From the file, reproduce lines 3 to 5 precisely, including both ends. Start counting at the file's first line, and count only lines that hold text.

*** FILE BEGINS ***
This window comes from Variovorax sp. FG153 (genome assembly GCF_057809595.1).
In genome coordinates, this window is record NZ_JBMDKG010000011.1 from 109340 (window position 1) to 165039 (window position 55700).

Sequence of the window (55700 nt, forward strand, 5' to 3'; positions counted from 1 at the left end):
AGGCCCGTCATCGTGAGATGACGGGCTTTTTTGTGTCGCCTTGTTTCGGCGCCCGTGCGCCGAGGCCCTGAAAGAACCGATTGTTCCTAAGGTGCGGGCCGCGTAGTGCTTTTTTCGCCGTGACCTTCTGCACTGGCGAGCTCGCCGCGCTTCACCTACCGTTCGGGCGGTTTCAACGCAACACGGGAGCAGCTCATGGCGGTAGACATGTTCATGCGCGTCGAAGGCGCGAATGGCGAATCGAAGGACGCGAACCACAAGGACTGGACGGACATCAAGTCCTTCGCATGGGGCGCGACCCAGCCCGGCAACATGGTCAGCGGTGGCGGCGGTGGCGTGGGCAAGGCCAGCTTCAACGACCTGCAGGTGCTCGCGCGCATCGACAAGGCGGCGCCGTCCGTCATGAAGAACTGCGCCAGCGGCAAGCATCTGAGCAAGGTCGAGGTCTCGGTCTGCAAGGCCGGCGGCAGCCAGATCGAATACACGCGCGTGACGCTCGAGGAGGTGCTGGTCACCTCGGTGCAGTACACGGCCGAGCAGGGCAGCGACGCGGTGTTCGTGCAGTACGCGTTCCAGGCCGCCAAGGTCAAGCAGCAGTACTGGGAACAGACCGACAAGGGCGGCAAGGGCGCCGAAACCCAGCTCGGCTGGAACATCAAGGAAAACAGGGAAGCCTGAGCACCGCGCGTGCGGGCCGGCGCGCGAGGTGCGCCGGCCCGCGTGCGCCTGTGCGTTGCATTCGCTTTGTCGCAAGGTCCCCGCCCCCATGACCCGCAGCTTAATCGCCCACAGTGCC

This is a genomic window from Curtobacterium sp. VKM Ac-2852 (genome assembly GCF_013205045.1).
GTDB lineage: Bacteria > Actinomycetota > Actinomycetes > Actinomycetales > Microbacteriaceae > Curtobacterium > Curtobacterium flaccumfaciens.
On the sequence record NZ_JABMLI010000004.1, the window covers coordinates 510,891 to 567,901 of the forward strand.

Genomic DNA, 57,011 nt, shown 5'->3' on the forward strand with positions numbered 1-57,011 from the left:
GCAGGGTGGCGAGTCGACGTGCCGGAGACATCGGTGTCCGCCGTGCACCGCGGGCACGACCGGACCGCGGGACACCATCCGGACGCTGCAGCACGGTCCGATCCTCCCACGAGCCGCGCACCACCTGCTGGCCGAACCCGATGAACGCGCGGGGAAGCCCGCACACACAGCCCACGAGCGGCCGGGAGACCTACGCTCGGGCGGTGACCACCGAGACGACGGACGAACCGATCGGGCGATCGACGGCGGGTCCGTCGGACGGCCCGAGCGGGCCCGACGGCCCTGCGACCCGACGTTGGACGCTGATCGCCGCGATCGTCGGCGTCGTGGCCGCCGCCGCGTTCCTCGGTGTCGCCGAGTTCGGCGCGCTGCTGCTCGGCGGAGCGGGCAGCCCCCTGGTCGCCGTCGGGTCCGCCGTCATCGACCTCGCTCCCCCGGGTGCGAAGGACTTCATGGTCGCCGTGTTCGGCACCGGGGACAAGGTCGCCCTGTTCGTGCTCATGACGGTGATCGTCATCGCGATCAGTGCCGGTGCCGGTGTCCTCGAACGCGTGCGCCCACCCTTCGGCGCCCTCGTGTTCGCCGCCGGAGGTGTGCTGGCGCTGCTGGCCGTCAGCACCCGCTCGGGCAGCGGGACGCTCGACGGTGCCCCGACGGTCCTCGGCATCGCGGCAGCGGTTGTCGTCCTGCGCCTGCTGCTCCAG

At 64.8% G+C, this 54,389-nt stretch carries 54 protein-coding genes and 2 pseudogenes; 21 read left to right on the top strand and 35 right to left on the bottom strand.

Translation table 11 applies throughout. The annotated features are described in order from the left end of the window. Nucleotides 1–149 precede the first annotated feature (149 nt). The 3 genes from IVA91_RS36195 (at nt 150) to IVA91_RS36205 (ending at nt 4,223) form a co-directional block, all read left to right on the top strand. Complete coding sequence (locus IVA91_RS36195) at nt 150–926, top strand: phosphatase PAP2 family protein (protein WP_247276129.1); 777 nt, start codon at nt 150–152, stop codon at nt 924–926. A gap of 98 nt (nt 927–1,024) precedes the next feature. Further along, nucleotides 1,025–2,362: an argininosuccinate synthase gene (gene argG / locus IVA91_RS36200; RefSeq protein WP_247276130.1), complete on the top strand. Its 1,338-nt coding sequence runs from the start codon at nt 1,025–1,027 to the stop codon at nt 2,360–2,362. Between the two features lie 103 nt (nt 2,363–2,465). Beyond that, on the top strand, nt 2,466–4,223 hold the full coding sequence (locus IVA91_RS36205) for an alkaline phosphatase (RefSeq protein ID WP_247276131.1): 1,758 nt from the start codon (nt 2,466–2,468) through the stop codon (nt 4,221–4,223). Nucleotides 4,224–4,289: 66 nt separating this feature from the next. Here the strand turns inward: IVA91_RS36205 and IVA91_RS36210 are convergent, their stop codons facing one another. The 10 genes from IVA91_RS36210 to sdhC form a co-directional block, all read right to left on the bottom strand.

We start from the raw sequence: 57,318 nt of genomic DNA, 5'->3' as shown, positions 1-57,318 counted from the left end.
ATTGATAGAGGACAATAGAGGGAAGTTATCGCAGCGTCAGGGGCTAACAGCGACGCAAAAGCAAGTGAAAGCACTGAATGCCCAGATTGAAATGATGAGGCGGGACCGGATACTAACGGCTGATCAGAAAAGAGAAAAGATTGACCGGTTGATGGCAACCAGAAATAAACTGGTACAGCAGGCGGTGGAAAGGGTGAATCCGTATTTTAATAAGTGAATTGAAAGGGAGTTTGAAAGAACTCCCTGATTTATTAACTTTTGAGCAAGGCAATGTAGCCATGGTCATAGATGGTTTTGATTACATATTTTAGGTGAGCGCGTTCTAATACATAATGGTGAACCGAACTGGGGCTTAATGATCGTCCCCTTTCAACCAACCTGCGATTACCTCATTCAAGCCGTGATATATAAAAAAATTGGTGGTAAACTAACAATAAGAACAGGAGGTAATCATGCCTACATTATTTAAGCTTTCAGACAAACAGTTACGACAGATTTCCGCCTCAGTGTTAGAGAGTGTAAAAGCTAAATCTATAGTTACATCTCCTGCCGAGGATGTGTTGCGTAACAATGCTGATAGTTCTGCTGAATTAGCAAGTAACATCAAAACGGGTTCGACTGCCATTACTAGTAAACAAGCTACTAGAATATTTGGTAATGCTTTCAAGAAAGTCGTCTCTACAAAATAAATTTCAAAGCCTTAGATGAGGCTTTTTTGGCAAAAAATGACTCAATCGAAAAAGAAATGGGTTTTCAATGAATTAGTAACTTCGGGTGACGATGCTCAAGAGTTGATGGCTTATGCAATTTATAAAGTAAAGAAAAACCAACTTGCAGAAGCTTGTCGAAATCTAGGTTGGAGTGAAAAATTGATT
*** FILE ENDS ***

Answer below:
Sequence of the window (55700 nt, forward strand, 5' to 3'; positions counted from 1 at the left end):
AGGCCCGTCATCGTGAGATGACGGGCTTTTTTGTGTCGCCTTGTTTCGGCGCCCGTGCGCCGAGGCCCTGAAAGAACCGATTGTTCCTAAGGTGCGGGCCGCGTAGTGCTTTTTTCGCCGTGACCTTCTGCACTGGCGAGCTCGCCGCGCTTCACCTACCGTTCGGGCGGTTTCAACGCAACACGGGAGCAGCTCATGGCGGTAGACATGTTCATGCGCGTCGAAGGCGCGAATGGCGAATCGAAGGACGCGAACCACAAGGACTGGACGGACATCAAGTCCTTCGCATGGGGCGCGACCCAGCCCGGCAACATGGTCAGCGGTGGCGGCGGTGGCGTGGGCAAGGCCAGCTTCAACGACCTGCAGGTGCTCGCGCGCATCGACAAGGCGGCGCCGTCCGTCATGAAGAACTGCGCCAGCGGCAAGCATCTGAGCAAGGTCGAGGTCTCGGTCTGCAAGGCCGGCGGCAGCCAGATCGAATACACGCGCGTGACGCTCGAGGAGGTGCTGGTCACCTCGGTGCAGTACACGGCCGAGCAGGGCAGCGACGCGGTGTTCGTGCAGTACGCGTTCCAGGCCGCCAAGGTCAAGCAGCAGTACTGGGAACAGACCGACAAGGGCGGCAAGGGCGCCGAAACCCAGCTCGGCTGGAACATCAAGGAAAACAGGGAAGCCTGAGCACCGCGCGTGCGGGCCGGCGCGCGAGGTGCGCCGGCCCGCGTGCGCCTGTGCGTTGCATTCGCTTTGTCGCAAGGTCCCCGCCCCCATGACCCGCAGCTTAATCGCCCACAGTGCC

This is a genomic window from Curtobacterium sp. VKM Ac-2852 (genome assembly GCF_013205045.1).